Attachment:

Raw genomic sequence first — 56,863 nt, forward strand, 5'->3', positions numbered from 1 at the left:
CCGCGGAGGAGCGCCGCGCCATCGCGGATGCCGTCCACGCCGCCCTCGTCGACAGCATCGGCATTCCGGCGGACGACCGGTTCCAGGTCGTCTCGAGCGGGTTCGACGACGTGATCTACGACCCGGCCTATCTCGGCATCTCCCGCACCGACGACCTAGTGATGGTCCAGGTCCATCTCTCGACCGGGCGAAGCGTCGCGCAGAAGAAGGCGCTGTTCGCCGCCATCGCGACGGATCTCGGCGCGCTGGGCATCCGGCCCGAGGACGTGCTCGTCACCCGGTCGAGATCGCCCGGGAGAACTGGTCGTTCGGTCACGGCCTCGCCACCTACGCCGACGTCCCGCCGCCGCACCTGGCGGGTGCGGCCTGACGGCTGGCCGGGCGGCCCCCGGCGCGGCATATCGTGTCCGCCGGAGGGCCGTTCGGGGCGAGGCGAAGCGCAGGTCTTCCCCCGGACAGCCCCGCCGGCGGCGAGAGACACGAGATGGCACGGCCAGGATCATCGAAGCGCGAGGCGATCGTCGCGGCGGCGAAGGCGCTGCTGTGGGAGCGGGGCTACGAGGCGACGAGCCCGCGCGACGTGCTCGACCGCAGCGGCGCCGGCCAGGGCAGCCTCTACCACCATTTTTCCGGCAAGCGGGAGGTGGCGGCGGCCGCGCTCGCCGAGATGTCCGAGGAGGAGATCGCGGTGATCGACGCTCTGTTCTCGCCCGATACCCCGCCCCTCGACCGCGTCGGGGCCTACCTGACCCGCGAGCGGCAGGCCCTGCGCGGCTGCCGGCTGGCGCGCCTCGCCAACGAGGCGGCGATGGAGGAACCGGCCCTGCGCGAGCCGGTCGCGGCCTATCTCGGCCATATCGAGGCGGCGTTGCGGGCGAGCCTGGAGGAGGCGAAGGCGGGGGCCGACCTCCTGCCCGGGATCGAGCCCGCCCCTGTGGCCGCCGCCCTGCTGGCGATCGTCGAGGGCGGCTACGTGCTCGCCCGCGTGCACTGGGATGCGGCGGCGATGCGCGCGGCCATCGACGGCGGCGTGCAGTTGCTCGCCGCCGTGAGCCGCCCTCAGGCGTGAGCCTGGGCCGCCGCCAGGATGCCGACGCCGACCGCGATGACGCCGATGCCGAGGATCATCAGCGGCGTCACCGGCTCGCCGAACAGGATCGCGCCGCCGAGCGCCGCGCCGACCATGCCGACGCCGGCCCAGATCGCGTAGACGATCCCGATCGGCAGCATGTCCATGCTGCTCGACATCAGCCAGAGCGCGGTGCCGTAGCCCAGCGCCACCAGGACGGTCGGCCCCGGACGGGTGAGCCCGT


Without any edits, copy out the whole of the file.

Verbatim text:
Raw genomic sequence first — 56,863 nt, forward strand, 5'->3', positions numbered from 1 at the left:
CCGCGGAGGAGCGCCGCGCCATCGCGGATGCCGTCCACGCCGCCCTCGTCGACAGCATCGGCATTCCGGCGGACGACCGGTTCCAGGTCGTCTCGAGCGGGTTCGACGACGTGATCTACGACCCGGCCTATCTCGGCATCTCCCGCACCGACGACCTAGTGATGGTCCAGGTCCATCTCTCGACCGGGCGAAGCGTCGCGCAGAAGAAGGCGCTGTTCGCCGCCATCGCGACGGATCTCGGCGCGCTGGGCATCCGGCCCGAGGACGTGCTCGTCACCCGGTCGAGATCGCCCGGGAGAACTGGTCGTTCGGTCACGGCCTCGCCACCTACGCCGACGTCCCGCCGCCGCACCTGGCGGGTGCGGCCTGACGGCTGGCCGGGCGGCCCCCGGCGCGGCATATCGTGTCCGCCGGAGGGCCGTTCGGGGCGAGGCGAAGCGCAGGTCTTCCCCCGGACAGCCCCGCCGGCGGCGAGAGACACGAGATGGCACGGCCAGGATCATCGAAGCGCGAGGCGATCGTCGCGGCGGCGAAGGCGCTGCTGTGGGAGCGGGGCTACGAGGCGACGAGCCCGCGCGACGTGCTCGACCGCAGCGGCGCCGGCCAGGGCAGCCTCTACCACCATTTTTCCGGCAAGCGGGAGGTGGCGGCGGCCGCGCTCGCCGAGATGTCCGAGGAGGAGATCGCGGTGATCGACGCTCTGTTCTCGCCCGATACCCCGCCCCTCGACCGCGTCGGGGCCTACCTGACCCGCGAGCGGCAGGCCCTGCGCGGCTGCCGGCTGGCGCGCCTCGCCAACGAGGCGGCGATGGAGGAACCGGCCCTGCGCGAGCCGGTCGCGGCCTATCTCGGCCATATCGAGGCGGCGTTGCGGGCGAGCCTGGAGGAGGCGAAGGCGGGGGCCGACCTCCTGCCCGGGATCGAGCCCGCCCCTGTGGCCGCCGCCCTGCTGGCGATCGTCGAGGGCGGCTACGTGCTCGCCCGCGTGCACTGGGATGCGGCGGCGATGCGCGCGGCCATCGACGGCGGCGTGCAGTTGCTCGCCGCCGTGAGCCGCCCTCAGGCGTGAGCCTGGGCCGCCGCCAGGATGCCGACGCCGACCGCGATGACGCCGATGCCGAGGATCATCAGCGGCGTCACCGGCTCGCCGAACAGGATCGCGCCGCCGAGCGCCGCGCCGACCATGCCGACGCCGGCCCAGATCGCGTAGACGATCCCGATCGGCAGCATGTCCATGCTGCTCGACATCAGCCAGAGCGCGGTGCCGTAGCCCAGCGCCACCAGGACGGTCGGCCCCGGACGGGTGAGCCCGT